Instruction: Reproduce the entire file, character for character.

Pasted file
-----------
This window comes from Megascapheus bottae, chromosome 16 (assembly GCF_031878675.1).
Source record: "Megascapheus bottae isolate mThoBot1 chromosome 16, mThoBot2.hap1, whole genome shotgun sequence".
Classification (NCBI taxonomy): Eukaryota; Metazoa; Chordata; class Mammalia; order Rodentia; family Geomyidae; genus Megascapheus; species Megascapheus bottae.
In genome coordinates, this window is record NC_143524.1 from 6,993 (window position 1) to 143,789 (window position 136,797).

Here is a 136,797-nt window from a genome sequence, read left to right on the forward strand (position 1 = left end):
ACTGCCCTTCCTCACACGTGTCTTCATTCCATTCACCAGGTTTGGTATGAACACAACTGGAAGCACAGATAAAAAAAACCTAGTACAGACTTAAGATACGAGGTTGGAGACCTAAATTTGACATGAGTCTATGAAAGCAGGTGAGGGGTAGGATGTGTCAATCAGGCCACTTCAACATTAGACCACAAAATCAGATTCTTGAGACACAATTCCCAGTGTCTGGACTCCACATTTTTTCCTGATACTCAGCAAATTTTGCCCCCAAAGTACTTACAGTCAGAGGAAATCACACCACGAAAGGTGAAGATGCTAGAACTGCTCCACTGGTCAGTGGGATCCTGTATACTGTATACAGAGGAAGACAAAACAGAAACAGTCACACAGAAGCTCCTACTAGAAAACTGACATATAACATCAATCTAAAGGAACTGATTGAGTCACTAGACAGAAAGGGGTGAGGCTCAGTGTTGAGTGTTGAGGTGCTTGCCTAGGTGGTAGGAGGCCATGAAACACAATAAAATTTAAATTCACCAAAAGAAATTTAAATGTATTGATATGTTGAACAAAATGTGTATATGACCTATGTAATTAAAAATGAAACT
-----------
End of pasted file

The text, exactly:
This window comes from Megascapheus bottae, chromosome 16 (assembly GCF_031878675.1).
Source record: "Megascapheus bottae isolate mThoBot1 chromosome 16, mThoBot2.hap1, whole genome shotgun sequence".
Classification (NCBI taxonomy): Eukaryota; Metazoa; Chordata; class Mammalia; order Rodentia; family Geomyidae; genus Megascapheus; species Megascapheus bottae.
In genome coordinates, this window is record NC_143524.1 from 6,993 (window position 1) to 143,789 (window position 136,797).

Here is a 136,797-nt window from a genome sequence, read left to right on the forward strand (position 1 = left end):
ACTGCCCTTCCTCACACGTGTCTTCATTCCATTCACCAGGTTTGGTATGAACACAACTGGAAGCACAGATAAAAAAAACCTAGTACAGACTTAAGATACGAGGTTGGAGACCTAAATTTGACATGAGTCTATGAAAGCAGGTGAGGGGTAGGATGTGTCAATCAGGCCACTTCAACATTAGACCACAAAATCAGATTCTTGAGACACAATTCCCAGTGTCTGGACTCCACATTTTTTCCTGATACTCAGCAAATTTTGCCCCCAAAGTACTTACAGTCAGAGGAAATCACACCACGAAAGGTGAAGATGCTAGAACTGCTCCACTGGTCAGTGGGATCCTGTATACTGTATACAGAGGAAGACAAAACAGAAACAGTCACACAGAAGCTCCTACTAGAAAACTGACATATAACATCAATCTAAAGGAACTGATTGAGTCACTAGACAGAAAGGGGTGAGGCTCAGTGTTGAGTGTTGAGGTGCTTGCCTAGGTGGTAGGAGGCCATGAAACACAATAAAATTTAAATTCACCAAAAGAAATTTAAATGTATTGATATGTTGAACAAAATGTGTATATGACCTATGTAATTAAAAATGAAACT